Think I’m exaggerating? Cut out all sugar for a week, then have a cup of blueberries. Super-sweet. But eat those same blueberries after bingeing on soda and they will taste like bland and boring.
Now let’s look at the 750 calories of broccoli. As with the soda, these calories are made up primarily (although not entirely) of carbohydrates—but let’s clarify just what that means, because the varying characteristics of carbs will factor significantly into the contrast I’m about to illustrate.
Carbohydrates are plant-based compounds comprised of carbon, hydrogen, and oxygen. They come in many varieties, but they are all technically sugars or starches, which convert to sugar in the body. The important difference is in how they affect your blood sugar. High-fiber, low-sugar carbohydrates such as broccoli are slowly digested and don’t lead to blood sugar and insulin spikes, while table sugar and bread are quickly digested carbs that spike your blood sugar. Therein lies the difference. Slow carbs like broccoli heal rather than harm.
Those 750 calories of broccoli make up 21 cups and contain 67 grams of fiber (the average American consumes 10 to 15 grams of fiber a day). Broccoli is 23 percent protein, 9 percent fat, and 68 percent carbohydrate, or 510 calories from carbs. The “sugar” in 21 cups of broccoli is the equivalent of only 1.5 teaspoons; the rest of the carbohydrates are the low-glycemic type found in all nonstarchy vegetables, which are very slowly absorbed.
Still, are the 750 calories in broccoli really the same as the 750 calories in soda? Kindergarten class response: “No way!” So why do we all think that’s true, and why has every major governmental and independent organization bought into this nonsense?
Let’s take a closer look at just how different these two sets of calories really are.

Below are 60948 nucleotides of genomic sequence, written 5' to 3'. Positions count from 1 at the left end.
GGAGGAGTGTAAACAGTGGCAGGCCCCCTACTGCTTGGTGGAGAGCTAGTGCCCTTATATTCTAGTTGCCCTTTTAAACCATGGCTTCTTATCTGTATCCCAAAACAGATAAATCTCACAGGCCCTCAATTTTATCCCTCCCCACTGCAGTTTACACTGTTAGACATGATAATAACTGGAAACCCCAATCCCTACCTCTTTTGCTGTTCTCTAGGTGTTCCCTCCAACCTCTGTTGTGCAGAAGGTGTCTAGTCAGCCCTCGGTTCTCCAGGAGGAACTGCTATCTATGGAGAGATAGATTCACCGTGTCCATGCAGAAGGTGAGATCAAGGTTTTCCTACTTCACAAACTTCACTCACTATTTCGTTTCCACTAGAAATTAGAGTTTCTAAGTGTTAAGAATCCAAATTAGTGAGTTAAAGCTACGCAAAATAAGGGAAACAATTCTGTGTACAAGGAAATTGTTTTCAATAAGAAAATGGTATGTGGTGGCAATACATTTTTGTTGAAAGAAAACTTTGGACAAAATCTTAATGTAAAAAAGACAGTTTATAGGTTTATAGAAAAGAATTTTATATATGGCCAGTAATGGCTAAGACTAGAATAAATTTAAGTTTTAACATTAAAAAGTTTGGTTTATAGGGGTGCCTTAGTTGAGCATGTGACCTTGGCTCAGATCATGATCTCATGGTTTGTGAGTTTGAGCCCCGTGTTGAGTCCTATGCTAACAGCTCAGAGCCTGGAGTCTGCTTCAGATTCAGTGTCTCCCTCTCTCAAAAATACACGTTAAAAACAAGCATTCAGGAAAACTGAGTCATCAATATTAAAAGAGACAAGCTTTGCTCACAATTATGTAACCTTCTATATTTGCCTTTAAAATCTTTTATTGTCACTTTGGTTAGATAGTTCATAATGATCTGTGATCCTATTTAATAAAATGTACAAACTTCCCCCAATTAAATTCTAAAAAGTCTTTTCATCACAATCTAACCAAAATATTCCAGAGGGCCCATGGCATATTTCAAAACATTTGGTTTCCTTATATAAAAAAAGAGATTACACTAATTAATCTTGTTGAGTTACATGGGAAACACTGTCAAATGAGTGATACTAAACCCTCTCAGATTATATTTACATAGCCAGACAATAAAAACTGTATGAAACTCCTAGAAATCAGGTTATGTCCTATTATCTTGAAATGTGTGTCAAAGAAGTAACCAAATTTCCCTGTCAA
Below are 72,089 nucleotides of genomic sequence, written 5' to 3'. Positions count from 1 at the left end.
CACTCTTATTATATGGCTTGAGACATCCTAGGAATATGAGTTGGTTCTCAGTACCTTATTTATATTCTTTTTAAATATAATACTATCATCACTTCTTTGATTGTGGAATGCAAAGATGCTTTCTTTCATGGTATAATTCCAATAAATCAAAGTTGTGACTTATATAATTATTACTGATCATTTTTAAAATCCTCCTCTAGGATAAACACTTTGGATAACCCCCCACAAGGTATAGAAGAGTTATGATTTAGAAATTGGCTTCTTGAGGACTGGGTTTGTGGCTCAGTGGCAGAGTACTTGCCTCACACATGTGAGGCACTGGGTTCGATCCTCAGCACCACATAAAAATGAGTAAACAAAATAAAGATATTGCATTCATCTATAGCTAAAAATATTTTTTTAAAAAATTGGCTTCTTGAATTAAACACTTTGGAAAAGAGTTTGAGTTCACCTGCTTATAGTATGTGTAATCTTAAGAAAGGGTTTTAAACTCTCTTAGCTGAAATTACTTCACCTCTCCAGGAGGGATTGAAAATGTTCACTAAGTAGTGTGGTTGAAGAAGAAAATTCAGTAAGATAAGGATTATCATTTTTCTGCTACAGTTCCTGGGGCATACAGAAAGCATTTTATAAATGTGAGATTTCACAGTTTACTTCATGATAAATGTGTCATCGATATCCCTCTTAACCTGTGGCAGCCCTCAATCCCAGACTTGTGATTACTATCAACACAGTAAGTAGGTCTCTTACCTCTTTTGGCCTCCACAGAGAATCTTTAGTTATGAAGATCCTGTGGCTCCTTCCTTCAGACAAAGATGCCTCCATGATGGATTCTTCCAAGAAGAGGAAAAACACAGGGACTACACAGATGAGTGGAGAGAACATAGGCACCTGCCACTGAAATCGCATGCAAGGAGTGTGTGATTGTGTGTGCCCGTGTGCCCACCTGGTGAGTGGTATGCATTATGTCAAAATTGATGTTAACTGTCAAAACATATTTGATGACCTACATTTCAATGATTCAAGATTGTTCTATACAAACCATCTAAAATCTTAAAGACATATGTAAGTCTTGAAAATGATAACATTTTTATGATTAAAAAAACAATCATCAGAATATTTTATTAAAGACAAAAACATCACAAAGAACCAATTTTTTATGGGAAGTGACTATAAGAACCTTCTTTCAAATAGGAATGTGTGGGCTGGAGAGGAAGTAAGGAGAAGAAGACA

First, you wouldn’t be able to eat twenty-one cups of broccoli, because it wouldn’t fit in your stomach. But assuming you could, what would happen? They contain so much fiber that very few of the calories would actually get absorbed. Those that did would get absorbed very slowly. There’d be no blood sugar or insulin spike, no fatty liver, no hormonal chaos. Your stomach would distend (which it doesn’t with soda; bloat from carbonation doesn’t count!), sending signals to your brain that you were full. There would be no triggering of the addiction reward center in the brain. You’d also get many extra benefits that optimize metabolism, lower cholesterol, reduce inflammation, and boost detoxification. The phytonutrients in broccoli (glucosinolates) boost your liver’s ability to detoxify environmental chemicals, and the flavonoid kaempferol is a powerful anti-inflammatory. Broccoli also contains high levels of vitamin C and folate, which protect against cancer and heart disease. The glucosinolates and sulphorophanes in broccoli change the expression of your genes to help balance your sex hormones, reducing breast and other cancers.
What I’m trying to illustrate here (and this is probably the single most important idea in this book) is that all calories are NOT created equal. The same number of calories from different types of food can have very different biological effects.
If you still think a calorie is just a calorie, maybe this study will convince you otherwise. In a study of 154 countries that looked at the correlation of calories, sugar, and diabetes, scientists found that adding 150 calories a day to the diet barely raised the risk of diabetes in the population, but if those 150 calories came from soda, the risk of diabetes went up by 700 percent.
Some calories are addictive, others healing, some fattening, some metabolism-boosting. That’s because food doesn’t just contain calories, it contains information. Every bite of food you eat broadcasts a set of coded instructions to your body—instructions that can create either health or disease.
So what will it be, a Double Gulp or a big bunch of broccoli?
Originally published at DrHyman.com